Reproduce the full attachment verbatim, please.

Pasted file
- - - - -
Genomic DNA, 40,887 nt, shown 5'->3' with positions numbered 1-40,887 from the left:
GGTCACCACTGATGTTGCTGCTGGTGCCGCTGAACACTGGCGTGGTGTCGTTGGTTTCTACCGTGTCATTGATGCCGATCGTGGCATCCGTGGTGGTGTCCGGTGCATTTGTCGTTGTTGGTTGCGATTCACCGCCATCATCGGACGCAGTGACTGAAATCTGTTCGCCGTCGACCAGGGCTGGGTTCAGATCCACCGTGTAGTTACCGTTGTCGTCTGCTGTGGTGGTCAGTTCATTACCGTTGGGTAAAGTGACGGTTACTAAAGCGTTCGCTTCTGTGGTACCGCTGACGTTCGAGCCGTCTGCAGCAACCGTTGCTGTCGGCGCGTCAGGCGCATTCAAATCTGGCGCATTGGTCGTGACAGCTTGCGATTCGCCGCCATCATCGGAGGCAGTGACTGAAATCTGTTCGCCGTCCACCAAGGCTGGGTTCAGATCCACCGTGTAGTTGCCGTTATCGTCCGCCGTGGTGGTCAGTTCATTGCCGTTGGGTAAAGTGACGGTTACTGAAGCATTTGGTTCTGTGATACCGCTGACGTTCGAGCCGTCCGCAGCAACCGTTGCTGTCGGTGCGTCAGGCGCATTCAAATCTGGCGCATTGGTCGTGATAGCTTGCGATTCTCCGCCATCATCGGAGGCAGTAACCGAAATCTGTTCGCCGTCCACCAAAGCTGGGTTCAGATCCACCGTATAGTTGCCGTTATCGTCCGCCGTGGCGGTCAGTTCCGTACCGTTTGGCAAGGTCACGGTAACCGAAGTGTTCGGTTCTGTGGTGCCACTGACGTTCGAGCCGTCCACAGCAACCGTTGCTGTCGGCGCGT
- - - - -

Genomic DNA, 40,887 nt, shown 5'->3' with positions numbered 1-40,887 from the left:
GGTCACCACTGATGTTGCTGCTGGTGCCGCTGAACACTGGCGTGGTGTCGTTGGTTTCTACCGTGTCATTGATGCCGATCGTGGCATCCGTGGTGGTGTCCGGTGCATTTGTCGTTGTTGGTTGCGATTCACCGCCATCATCGGACGCAGTGACTGAAATCTGTTCGCCGTCGACCAGGGCTGGGTTCAGATCCACCGTGTAGTTACCGTTGTCGTCTGCTGTGGTGGTCAGTTCATTACCGTTGGGTAAAGTGACGGTTACTAAAGCGTTCGCTTCTGTGGTACCGCTGACGTTCGAGCCGTCTGCAGCAACCGTTGCTGTCGGCGCGTCAGGCGCATTCAAATCTGGCGCATTGGTCGTGACAGCTTGCGATTCGCCGCCATCATCGGAGGCAGTGACTGAAATCTGTTCGCCGTCCACCAAGGCTGGGTTCAGATCCACCGTGTAGTTGCCGTTATCGTCCGCCGTGGTGGTCAGTTCATTGCCGTTGGGTAAAGTGACGGTTACTGAAGCATTTGGTTCTGTGATACCGCTGACGTTCGAGCCGTCCGCAGCAACCGTTGCTGTCGGTGCGTCAGGCGCATTCAAATCTGGCGCATTGGTCGTGATAGCTTGCGATTCTCCGCCATCATCGGAGGCAGTAACCGAAATCTGTTCGCCGTCCACCAAAGCTGGGTTCAGATCCACCGTATAGTTGCCGTTATCGTCCGCCGTGGCGGTCAGTTCCGTACCGTTTGGCAAGGTCACGGTAACCGAAGTGTTCGGTTCTGTGGTGCCACTGACGTTCGAGCCGTCCACAGCAACCGTTGCTGTCGGCGCGT